Hollywood Video founder’s unfinished riverfront mansion to be auctioned (photos)

Home projects can seem interminable, some actually are. A shell of a mansion, started 20 years ago on a secluded section of West Linn, is being auctioned Thursday, June 14 without reserve. In theory, that means someone could walk away with the deed for pennies on the dollar.

Longtime owner Mark Wattles, best known for founding Hollywood Video stores and buying Ultimate Electronics, both since liquidated, says he poured $12 million into his still-unfinished, 50,000-square-foot trophy home on 32 acres of farmland on the Willamette River near Canby.

"I don’t owe anything on it so I could have sat on it for another 20 years," Wattles said Tuesday. He paid $1.25 million for the undeveloped land in 1994. "I could have listed it locally, but it’s in my interest to auction it to have the widest national audience."

Although the land is zoned exclusively for farm use, Wattles received a building permit in 1996 to erect a mansion four times larger than the White House.

The next year, he won a highly publicized legal challenge filed by a neighbor, who was aided by land-use group 1000 Friends of Oregon and the Ball Janik law firm.

Soon after, construction stalled as he moved with his wife and five children to Las Vegas to benefit from tax advantages and escape the spotlight. "The founder of a fast-growing business isn’t the center of attention in Las Vegas as it is in Portland," he said.

Today, he owns homes in Dallas, Texas, Punta Mita, Mexico and a French country-style estate in West Linn, that’s also for sale, at $3,488,000.

Over the decades, Wattles has had the architectural plans for his riverfront property redesigned, from a traditional style house to a Northwest Craftsman with a stone facade. Yet, a new buyer could make the three-level mansion look classic or modern.

There are walls, long covered in waterproof Tyvek, but no windows or finished floors.

The only work that has been done was to maintain the wood and other building materials exposed to the elements. Twice a year, documents are submitted to Clackamas County to keep the controversial building permits active.

Platinum Luxury Auctions will handle the bidding on the property at 32020 S.W. Peach Cove Road.

Serious buyer must pre-register, according to Trayor Lesnock, president of Platinum Luxury Auctions. The live auction will take place on the riverfront property, weather permitting, starting at 7 p.m.

The land sits at a bend in the river, granting 270-degree views and 2,700 feet of water frontage. "I don’t think there is a nicer place than that point," said Wattles, 57, who added that he went "overboard" with his plans for the house, explaining that he was in his 30s at the time.

"It would have been spectacular for a family," he said, "tons of places for the kids and me to play on the river and in the house."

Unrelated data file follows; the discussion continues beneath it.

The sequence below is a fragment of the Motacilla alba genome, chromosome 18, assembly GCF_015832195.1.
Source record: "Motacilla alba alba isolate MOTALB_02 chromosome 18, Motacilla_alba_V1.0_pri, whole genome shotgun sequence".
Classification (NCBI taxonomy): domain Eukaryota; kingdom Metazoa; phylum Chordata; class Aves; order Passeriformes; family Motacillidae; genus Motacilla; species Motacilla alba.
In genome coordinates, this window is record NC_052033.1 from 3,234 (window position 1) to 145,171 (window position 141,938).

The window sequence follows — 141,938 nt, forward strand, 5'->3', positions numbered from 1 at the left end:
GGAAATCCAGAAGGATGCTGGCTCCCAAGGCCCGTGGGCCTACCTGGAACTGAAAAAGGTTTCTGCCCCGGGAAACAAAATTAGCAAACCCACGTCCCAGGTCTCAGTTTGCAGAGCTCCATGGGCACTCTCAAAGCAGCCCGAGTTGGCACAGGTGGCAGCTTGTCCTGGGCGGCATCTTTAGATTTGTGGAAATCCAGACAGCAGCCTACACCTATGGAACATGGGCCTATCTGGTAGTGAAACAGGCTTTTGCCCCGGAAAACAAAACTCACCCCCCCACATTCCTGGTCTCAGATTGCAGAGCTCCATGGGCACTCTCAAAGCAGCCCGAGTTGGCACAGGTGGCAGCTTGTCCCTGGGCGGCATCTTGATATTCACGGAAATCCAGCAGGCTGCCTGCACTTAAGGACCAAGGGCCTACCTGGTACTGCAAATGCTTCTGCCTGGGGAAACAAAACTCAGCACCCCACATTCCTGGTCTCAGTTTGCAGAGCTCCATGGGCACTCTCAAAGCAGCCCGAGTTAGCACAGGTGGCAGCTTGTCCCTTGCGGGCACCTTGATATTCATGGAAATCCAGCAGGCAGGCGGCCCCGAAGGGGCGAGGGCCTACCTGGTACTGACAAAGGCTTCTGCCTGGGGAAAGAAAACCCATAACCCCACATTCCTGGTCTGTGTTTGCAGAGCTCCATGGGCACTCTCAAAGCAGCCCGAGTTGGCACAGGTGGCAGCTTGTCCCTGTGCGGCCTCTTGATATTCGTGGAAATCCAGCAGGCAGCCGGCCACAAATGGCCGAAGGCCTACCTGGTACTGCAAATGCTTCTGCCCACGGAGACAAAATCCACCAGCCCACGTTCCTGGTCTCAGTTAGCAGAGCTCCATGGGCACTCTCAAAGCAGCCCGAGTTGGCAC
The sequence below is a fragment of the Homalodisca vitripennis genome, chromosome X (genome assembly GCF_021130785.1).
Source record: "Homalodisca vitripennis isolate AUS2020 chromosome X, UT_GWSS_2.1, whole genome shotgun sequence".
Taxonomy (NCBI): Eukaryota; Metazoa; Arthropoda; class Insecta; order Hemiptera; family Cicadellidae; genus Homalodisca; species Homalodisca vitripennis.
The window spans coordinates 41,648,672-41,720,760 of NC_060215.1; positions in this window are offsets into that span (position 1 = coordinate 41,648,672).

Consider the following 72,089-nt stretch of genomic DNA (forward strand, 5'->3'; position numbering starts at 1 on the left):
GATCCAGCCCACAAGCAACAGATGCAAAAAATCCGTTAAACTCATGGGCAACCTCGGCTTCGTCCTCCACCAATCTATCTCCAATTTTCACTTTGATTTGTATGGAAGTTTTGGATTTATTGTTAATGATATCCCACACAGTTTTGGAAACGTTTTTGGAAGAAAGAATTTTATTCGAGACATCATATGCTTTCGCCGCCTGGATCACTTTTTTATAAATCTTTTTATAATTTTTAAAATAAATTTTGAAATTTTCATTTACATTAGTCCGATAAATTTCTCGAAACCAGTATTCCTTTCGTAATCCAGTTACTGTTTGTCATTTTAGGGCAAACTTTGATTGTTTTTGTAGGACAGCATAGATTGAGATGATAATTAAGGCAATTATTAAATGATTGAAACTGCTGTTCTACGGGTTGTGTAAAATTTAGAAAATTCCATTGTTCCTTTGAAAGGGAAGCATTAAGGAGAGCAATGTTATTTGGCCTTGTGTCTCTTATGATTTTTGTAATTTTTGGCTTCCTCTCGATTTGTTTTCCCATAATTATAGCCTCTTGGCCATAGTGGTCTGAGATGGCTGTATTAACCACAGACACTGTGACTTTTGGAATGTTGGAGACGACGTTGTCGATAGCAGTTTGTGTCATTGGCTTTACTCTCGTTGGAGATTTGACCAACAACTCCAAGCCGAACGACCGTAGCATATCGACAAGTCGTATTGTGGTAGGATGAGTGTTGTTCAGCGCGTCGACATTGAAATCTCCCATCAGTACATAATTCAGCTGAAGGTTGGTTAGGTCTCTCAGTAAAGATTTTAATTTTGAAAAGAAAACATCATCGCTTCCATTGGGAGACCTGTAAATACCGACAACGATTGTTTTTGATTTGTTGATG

The whole bottom level of the massive structure was planned as a 60-car showroom, garage and mechanic space. Another large part of the footprint was devoted to a 25-foot-tall gym with a full basketball court or it could have been used as an indoor pool area. And an expansive office wing would have allowed Wattles to work at home.

He said that he doesn’t buy personal properties as investments. "I buy based on the pleasure it will give me and my family, how relaxing it could be to sit there, look at the water, mountains," he said.

Clackamas County assessed the property at $6.6 million.

What will it sell for at auction? It’s anyone guess.

Wattles is also selling his personal residence, about five miles away at 25020 S.W. Valley View Road for $3,488,000. He bought the Country French-style mansion in 2010, three years after it was built.

The stone-and-stucco facade opens to arched, floor-to-ceiling windows.

Among its 9,625 square feet of living space are formal rooms with mahogany trim, and travertine or hickory floors.

The massive living room has hand-scraped beams. There’s a barrel ceiling and fireplace in the dining room and a gold leaf-motif chandelier.

Kitchen counters are Calacatta marble. For cooking, there are dual Wolf wall ovens, a six-burner Wolf cooktop with griddle, two dishwashers, two microwaves, a Sub-Zero refrigerator, two Sub-Zero freezer drawers and a warming drawer.

There are two other refrigerators, one in the large butler’s pantry and one in the laundry/project room.

Two staircases — one grand, one spiral — lead upstairs, where there are five bedrooms and most of the 6.5 bathrooms.

As Wattles hoped to complete with the riverfront mansion, this home, which he spends about a third of his year, was designed for entertainment. Here, in the daylight basement is a wine cellar, second family room and media room.

The 16-acre, gated property in Stafford Summit Estates also includes a pool and covered patio. It will be sold in the traditional manner, not by auction. It is listed by Terry Sprague of Luxe Christie’s International Real Estate.

— Janet Eastman

jeastman@oregonian.com
503-799-8739
@janeteastman

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